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Friday, February 16, 2018

Machine-Learning: TRISTEN R BLAKE In the War for AI Talent, Sky-High Salaries Are the Weapons - Bloomberg

In the War for AI Talent, Sky-High Salaries Are the Weapons - Bloomberg: "On Feb. 7, Element AI, a Montreal startup that helps businesses design and implement machine learning systems, published a report concluding that about 22,000 Ph.D.-level computer scientists around the world are capable of building AI systems. Of those, only about 3,000 are currently looking for a job. In contrast, at least 10,000 related positions are open in the U.S. alone, says Element CEO Jean-Francois Gagné.
These figures are well below another estimate put out in December by Tencent Holdings Ltd., the Chinese internet giant. It wrote that the world has perhaps 200,000 to 300,000 “AI practitioners and researchers.” Element says Tencent counted too many coders who merely contribute to projects and lack the expertise to create novel algorithms and applications from scratch. The Montreal company, however, acknowledges that its own methodology had shortcomings.
Element scoured LinkedIn for people whose profiles included doctorates earned since 2015, mentioned key phrases (natural language processing, computer vision), and listed among their skills the programming languages (Python, TensorFlow) that underlie most AI software. The company says this might exclude a lot of researchers in places where LinkedIn isn’t relevant or who have experience but not a fancy degree.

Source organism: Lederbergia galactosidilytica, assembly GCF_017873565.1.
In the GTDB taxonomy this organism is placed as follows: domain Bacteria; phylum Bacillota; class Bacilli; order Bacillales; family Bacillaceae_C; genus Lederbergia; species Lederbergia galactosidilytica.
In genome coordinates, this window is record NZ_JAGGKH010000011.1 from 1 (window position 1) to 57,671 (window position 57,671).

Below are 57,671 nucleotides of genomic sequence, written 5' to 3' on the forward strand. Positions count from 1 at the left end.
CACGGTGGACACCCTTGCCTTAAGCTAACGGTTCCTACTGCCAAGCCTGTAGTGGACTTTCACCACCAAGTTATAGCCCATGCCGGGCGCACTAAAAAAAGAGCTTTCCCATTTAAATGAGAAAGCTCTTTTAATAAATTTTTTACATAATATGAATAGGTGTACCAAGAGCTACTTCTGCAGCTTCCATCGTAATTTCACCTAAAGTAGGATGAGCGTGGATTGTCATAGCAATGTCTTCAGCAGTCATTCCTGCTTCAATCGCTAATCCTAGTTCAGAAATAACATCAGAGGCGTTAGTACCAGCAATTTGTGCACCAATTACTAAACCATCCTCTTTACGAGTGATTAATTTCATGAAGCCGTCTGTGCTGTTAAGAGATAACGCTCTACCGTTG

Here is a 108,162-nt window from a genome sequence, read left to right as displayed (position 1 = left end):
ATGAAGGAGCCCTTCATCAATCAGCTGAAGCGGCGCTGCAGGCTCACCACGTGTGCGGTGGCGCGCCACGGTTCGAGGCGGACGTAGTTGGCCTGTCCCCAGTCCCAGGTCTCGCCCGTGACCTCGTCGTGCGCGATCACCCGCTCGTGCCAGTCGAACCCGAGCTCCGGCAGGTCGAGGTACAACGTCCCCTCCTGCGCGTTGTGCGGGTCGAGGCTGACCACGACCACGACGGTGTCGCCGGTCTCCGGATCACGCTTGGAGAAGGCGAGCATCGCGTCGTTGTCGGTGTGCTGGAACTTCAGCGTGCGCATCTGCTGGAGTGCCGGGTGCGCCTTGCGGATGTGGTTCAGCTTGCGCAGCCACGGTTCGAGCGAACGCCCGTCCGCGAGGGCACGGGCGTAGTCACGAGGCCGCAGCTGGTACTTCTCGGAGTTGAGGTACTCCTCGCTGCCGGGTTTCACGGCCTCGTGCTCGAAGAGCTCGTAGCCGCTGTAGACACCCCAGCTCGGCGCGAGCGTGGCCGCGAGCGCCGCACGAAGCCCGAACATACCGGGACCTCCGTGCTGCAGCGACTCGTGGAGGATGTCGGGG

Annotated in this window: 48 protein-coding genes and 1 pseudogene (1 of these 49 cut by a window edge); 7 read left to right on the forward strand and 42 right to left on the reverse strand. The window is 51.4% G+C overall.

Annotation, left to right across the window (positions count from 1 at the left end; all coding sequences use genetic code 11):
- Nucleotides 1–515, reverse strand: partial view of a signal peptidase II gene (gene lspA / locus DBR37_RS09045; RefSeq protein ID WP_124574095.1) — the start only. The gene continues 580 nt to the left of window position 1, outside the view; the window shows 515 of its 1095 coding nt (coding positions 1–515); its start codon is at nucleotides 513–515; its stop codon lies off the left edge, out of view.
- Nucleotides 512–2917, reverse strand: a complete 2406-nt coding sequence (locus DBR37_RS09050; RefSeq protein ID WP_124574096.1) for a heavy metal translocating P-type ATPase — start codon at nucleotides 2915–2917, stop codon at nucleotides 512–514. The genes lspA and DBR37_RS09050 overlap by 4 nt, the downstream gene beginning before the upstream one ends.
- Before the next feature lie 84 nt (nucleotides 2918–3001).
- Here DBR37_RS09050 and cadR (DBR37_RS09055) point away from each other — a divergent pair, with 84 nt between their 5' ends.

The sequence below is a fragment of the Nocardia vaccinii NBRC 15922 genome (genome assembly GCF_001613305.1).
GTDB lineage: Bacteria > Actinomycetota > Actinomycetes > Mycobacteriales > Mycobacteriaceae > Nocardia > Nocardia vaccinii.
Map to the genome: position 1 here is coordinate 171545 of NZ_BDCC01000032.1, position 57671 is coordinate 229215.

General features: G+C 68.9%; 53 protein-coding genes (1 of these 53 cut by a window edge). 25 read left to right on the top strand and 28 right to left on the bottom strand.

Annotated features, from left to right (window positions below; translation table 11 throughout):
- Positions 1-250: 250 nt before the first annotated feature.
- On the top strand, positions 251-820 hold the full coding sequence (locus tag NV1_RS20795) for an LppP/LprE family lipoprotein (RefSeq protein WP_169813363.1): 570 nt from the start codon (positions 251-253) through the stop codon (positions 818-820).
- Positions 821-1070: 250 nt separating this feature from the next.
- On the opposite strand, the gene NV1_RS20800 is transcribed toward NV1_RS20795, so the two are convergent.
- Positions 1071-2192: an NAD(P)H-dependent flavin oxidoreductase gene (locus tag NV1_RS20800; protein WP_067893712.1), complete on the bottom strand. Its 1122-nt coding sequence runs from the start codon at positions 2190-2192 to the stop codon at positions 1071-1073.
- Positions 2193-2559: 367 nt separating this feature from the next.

Vishal Chatrath, co-founder and CEO of, an automation startup in Cambridge, England, hasn’t had trouble recruiting AI developers. “Talent hires talent,” he says. The important thing, he says, is to have intriguing problems to solve and some outstanding mathematicians and technicians already on staff to stoke expert interest. An added attraction is that Chatrath and his co-founders sold their previous company, voice recognition startup VocalIQ, to Apple Inc. in 2015.
Element has an incentive to highlight scarcity. The more companies despair of hiring their own experts, the more they’ll need vendors such as Element to do the work for them. “The talent shortage is real,” says Gagné, adding that he’s been struggling to hire even with AI pioneer Yoshua Bengio among his co-founders. Bengio, a computer scientist at the University of Montreal, is one of three men credited with helping to lead the AI boom. The other two are Yann LeCun, now at Facebook Inc., and Geoffrey Hinton, now at Google.
Governments and universities need to spend more money on training, Gagné says, especially at the undergraduate and master’s levels. At the current education rate, an influx of new experts will start to moderate salaries in three to four years, he says.
Most businesses don’t want to wait that long. Intel, Facebook, and Google are creating their own internal AI training programs. Google is also one of the companies experimenting with automatic machine learning, or AutoML, meaning AI that can create its own AI. The search giant recently began offering the service to cloud customers.
Despite the possibility of automatic machine learning, the demand for expertise has attracted swarms of headhunters to once-staid academic confabs with names such as the Neural Information Processing Systems (NIPS) conference. To woo candidates, recruiters organize increasingly swanky private dinners and after-parties. Chris Rice, head of global talent acquisition for Intel’s AI product group, says there’s little choice but to recruit aggressively at such events. “With talent this scarce,” he said at a NIPS conference in December, “it can be hard to find people.”
    BOTTOM LINE - Research from Element AI indicates only 22,000 people around the world have the AI skills most tech companies want, but that isn’t an especially scientific .

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